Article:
A short sale is when a property is sold for less than the amount owed on the mortgage. To put it simply, the seller is “short” of the cash needed to fully repay the lender to satisfy the debt. Short sales have been increased in popularity after the recession in 2007 that hit the US housing market. We’re here to help you understand exactly what is involved in a short sale proceeding.
How does it work?
In a normal short sale scenario, the seller places their property up for sale in the market formally informing any potential buyers that it’s a short sale also known as a subject lender deal. Once a buyer accepts the offer, the seller informs the bank or lender by submitting a financial package including financial statements, hardship letter, and financial records. The lender reviews your application then sends an appraiser to determine the full value of your property. The process doesn’t have much of a difference compared to a normal real estate sales transaction. The main thing that’s different though is the purpose of the sale. Most sellers who undergo a short sale are commonly distressed homeowners, so they’re mostly in very bad situations in dire need of financial help.
Difference between a foreclosure and short sale
Just to be clear, there is a clear difference between the two. In a short sale, the sale is initiated by the homeowner. In a foreclosure, the sale is initiated by the bank. When a homeowner does a short sale, they are getting rid of their unpaid balance due on the mortgage, technically the bank can go after for the shortage, but commonly don’t because of the insolvency of buyer.
What qualifies you for a short sale?
- Decreased market value of the property
A comparative market analysis is done to determine the market value of the property before listing. Houses that share the same features such as square footage, amenities, and current condition are used to compare to your property. With these comparables, the value is determined whether or not your house is on par with the current market standards or not.
- Mortgage in default
If your mortgage payments are current, this doesn’t necessarily mean that you can’t qualify for a short sale. There are many factors that can contribute to a default mortgage like a strategic default for example. This means homeowners have the ability to pay up but chose to default because of high negative equity.
- Financial hardship
This is substantiated with a hardship letter explaining why the seller can’t catch up with their monthly payments or why they can’t pay the difference upon sale. It’s important to consider that there are situations disqualifying you for ‘hardship’ such as bad purchase decisions. Spending money on unnecessary expenditures wouldn’t work well at this point in time and you won’t be able to use that as a justifiable reason on why you fell behind in payments.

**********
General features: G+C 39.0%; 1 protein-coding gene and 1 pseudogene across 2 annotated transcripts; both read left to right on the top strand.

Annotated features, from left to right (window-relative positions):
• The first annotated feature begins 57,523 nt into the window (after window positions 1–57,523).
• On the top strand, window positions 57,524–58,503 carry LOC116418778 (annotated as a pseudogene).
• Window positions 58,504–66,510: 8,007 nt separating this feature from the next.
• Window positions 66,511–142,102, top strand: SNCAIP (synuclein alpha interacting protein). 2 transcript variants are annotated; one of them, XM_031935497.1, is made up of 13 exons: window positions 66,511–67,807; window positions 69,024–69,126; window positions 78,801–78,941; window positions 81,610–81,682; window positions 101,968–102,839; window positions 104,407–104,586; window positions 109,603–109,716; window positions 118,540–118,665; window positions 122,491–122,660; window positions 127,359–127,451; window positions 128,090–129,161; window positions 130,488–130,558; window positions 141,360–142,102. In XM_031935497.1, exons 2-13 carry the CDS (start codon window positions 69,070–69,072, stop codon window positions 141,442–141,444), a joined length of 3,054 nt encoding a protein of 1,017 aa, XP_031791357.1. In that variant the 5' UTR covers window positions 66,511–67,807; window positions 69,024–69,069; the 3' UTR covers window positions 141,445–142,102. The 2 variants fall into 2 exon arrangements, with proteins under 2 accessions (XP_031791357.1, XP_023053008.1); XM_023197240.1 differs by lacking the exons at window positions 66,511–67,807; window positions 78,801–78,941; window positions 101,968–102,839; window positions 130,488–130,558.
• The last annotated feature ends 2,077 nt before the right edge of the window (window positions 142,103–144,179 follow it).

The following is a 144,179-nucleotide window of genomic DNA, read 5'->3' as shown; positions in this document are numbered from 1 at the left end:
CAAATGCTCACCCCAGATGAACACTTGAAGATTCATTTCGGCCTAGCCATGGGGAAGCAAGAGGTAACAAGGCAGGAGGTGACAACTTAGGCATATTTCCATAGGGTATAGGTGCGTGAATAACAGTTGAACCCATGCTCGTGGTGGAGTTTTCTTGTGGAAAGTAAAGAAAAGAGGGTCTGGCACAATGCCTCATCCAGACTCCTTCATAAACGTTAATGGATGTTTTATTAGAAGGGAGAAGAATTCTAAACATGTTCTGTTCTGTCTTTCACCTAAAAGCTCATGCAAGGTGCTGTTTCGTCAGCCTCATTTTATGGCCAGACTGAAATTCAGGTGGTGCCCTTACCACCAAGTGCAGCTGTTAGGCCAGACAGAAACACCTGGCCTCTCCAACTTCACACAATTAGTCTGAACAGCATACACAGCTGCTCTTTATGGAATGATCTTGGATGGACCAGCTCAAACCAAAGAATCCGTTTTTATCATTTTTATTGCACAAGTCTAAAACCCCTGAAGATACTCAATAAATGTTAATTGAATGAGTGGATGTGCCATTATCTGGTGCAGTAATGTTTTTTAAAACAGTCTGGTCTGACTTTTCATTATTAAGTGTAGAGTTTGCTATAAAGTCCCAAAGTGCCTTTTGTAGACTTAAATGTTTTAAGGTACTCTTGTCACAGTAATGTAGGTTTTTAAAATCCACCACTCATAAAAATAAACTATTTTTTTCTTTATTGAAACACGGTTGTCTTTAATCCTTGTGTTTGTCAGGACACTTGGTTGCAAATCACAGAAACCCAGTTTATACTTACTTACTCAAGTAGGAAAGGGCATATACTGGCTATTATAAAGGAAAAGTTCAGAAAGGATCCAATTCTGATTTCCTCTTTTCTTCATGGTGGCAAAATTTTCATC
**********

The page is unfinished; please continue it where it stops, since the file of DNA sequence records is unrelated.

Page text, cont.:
Benefits of a short sale
- Credit score benefits
This is where a short sale has the upper hand over a foreclosure. A foreclosure typically stays on a credit report for almost 7 years. This is why home sellers would opt for a short sale rather than a foreclosure since credit scoring firms have a very dim view of someone who went through foreclosure. Without a foreclosure-infested credit score, you have a better chance of purchasing a new home or investment property in the near future.
- Flexibility and Financial Security
In most cases, the seller isn’t required to make any mortgage payments during the short sale. This gives several weeks or months of relief to look for alternative housing and save enough cash to bounce back financially. The seller may even stay in the property until the close of escrow. Comparing this again to a normal foreclosure, the homeowner will be evicted from the property before the process is even finished.
Things to consider before a short sale
- It’s usually time-consuming
Due to the complexity of the sales process, the transaction may take longer than usual since it relies on the approval of the lender. Also, your ability to qualify for a loan will be impacted if you plan on buying a new home after the proceeding. Lenders wouldn’t usually agree to loan you money right away so be prepared to save up.
- Tax consequences
A short sale has a huge chance of giving you a higher tax debt. A relief of debt (the debt is forgiven) may be treated as income for tax purposes. In 2007, the Mortgage Forgiveness Debt Relief Act was enacted to allow homeowners to pay no taxes on debt forgiveness. However, only cancelled debt that’s used to purchase or build a new property or refinance the debt incurred from these purposes will qualify for the tax exemption.
It’s important to enlist the aid of real estate professionals to determine whether a short sale would be the best option or not. Sure enough, our team of experts from SellUsHomes can help you with your decision and stay with you throughout the entire process. To learn more, contact (734) 224-5947 or email us at firstname.lastname@example.org.